Laos is a small Southeast Asian country bordered by Vietnam to the west, Thailand to the east and Cambodia to the northeast. Home to rivers, jungles and mountains, Laos is often referred to as the most beautiful country in Southeast Asia. Known for its natural beauty and beaches along the Mekong, this country has something historic (but a little cloudy): Laos was part of French Indochina from 1893 to 1939.

Laos is a landlocked country in Southeast Asia. It has a large ethnic group in the north of the country and ethnic Chinese minorities are also spread across the country. The capital of Laos is Vientiane, known for its beautiful architecture and UNESCO World Heritage sites like the Plain of Jars.

  1. History
    1. Old History
    2. Modern History
  2. Geography
    1. Area
  3. Politics
    1. Revolutions
  4. Culture


The region now known as Laos went through border changes from European empires and various kingdoms like Hmong, Lao Song, and Khmer Kambuksha over time. Laos gained its independence after the 1945 Thai military coup that ousted many elites from power. Laos was a monarchy with a constitutional monarchy until it became a socialist state in 1975. Even though the country is communist, there is still private ownership of land, houses and another real estate that attracts people to the country in search of new opportunities.

Old History

The world knows that Laos is a country with many cultures and different ethnic groups. In ancient times it was the seat of a great kingdom called Luang Phawang that lasted for centuries. Today, Laos has become a major tourist destination for many tourists who come here to see its historical sites and culture. . Laos is known for its beautiful temples and monasteries, its unique stone architecture and the traditional Lao costumes worn by the people. Laos is also famous for its numerous rice terraces. The country has over 39,000 paddy fields scattered across its land, accounting for a significant portion of the total national income. The vast majority of these are in the north of the country. This vast area consists of two distinct zones, namely the Northern and Southern Regions. The northern region includes Hmong Mien areas located in three provinces namely: Xainza (Xaeng Saa), Luang Prabang (Lao Nam), and Vientiane (Vientiane). The southern of these regions is the Hmong Mien area.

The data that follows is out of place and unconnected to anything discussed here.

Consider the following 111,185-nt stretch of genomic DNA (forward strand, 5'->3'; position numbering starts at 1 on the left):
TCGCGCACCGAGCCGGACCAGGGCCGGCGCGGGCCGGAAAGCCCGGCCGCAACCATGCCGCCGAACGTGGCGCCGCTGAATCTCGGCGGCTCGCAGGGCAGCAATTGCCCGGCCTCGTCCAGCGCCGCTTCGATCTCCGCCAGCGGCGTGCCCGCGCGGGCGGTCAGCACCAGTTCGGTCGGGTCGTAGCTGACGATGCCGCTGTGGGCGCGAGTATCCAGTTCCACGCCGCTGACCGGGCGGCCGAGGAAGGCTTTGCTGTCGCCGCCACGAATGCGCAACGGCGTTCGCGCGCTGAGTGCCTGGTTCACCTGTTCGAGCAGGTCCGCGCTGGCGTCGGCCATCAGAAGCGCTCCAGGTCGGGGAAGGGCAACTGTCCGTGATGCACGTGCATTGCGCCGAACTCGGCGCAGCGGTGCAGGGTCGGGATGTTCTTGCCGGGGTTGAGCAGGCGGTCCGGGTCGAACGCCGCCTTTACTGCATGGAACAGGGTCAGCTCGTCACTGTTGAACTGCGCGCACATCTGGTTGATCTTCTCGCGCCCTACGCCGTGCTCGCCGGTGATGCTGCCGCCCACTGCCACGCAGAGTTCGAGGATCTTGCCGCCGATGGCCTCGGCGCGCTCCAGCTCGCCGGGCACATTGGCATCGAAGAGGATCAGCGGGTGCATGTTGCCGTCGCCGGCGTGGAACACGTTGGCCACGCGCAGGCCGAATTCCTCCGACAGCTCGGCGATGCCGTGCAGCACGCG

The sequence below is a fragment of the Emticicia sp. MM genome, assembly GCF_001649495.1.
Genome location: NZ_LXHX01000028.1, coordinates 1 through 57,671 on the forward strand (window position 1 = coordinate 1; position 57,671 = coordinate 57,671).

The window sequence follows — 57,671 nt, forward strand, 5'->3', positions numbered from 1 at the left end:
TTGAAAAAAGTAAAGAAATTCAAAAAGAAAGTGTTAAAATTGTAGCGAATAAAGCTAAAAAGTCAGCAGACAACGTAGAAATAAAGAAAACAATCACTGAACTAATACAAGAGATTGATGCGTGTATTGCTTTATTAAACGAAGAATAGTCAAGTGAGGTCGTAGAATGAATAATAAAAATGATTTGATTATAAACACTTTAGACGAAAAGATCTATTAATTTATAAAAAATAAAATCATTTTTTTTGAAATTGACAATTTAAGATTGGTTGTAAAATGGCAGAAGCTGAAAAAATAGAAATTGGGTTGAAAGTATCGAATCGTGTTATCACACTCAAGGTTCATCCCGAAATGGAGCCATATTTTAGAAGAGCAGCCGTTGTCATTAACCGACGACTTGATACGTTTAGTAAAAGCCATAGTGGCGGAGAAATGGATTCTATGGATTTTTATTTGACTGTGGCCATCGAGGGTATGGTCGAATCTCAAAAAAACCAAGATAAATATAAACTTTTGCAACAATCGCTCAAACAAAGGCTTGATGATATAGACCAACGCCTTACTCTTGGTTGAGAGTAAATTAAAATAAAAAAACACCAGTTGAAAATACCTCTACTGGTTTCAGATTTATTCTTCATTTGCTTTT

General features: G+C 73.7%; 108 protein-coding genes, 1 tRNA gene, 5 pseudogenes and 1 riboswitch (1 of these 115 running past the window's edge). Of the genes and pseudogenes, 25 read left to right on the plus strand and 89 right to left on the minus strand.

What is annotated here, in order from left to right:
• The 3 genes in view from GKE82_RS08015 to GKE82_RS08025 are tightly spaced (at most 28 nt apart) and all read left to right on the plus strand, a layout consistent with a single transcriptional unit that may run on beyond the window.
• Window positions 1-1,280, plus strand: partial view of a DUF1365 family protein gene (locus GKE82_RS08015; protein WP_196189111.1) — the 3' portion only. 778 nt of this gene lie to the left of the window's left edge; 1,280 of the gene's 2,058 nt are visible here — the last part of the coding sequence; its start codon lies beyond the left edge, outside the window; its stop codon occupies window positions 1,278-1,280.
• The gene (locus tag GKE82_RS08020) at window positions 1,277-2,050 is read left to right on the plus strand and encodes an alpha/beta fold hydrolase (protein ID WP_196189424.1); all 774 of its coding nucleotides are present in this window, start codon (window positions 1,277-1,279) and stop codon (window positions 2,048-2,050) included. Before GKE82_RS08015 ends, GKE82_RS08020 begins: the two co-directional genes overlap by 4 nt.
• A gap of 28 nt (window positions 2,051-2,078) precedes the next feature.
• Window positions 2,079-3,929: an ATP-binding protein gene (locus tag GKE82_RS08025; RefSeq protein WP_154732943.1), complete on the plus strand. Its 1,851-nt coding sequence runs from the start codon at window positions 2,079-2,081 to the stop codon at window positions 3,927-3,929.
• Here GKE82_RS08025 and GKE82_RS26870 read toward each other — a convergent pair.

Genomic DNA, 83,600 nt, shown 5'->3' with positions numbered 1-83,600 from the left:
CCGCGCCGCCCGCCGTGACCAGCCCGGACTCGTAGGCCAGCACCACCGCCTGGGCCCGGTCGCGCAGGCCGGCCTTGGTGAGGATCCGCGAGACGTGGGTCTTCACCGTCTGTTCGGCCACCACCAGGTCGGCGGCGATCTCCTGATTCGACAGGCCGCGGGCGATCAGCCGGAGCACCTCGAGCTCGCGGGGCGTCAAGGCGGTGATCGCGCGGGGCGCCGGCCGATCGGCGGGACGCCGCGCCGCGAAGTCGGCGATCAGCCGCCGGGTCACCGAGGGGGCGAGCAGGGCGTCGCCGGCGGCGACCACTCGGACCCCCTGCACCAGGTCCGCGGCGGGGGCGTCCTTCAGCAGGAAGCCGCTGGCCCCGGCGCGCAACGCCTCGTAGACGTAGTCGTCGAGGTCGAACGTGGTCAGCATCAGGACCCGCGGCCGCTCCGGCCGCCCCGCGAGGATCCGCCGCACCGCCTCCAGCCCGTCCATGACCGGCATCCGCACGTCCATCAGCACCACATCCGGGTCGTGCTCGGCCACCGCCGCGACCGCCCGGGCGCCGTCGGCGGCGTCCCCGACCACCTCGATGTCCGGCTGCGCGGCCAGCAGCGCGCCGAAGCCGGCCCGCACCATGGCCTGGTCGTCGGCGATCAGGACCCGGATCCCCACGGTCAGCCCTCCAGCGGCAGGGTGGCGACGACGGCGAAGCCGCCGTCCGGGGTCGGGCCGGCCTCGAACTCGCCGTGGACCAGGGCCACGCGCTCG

Modern History

The history of Laos before and during the Franco-Siamese presence was linked to both Indian and Chinese civilizations for centuries. The concept of this country as a central geographic crossroads attracted exploitative traders from around the world. and the Thai and Laotian kingdoms were no exception. In the late 1830s, King Mongkut of Siam invaded Laos and drove French traders from their settlements. In 1862 a treaty was signed between Siam, France and Great Britain, which placed Laos under Siamese control for 60 years. After this agreement, a new Laotian kingdom emerged with Chao Anouvong, the son of a Laotian king who was deposed by Siamese troops in 1826, as ruler. The French and British colonized Laos under their control in the second half of the 19th century. In 1893, France annexed it to French Indochina as part of its protectorate in that region. The expansion of French colonialism is over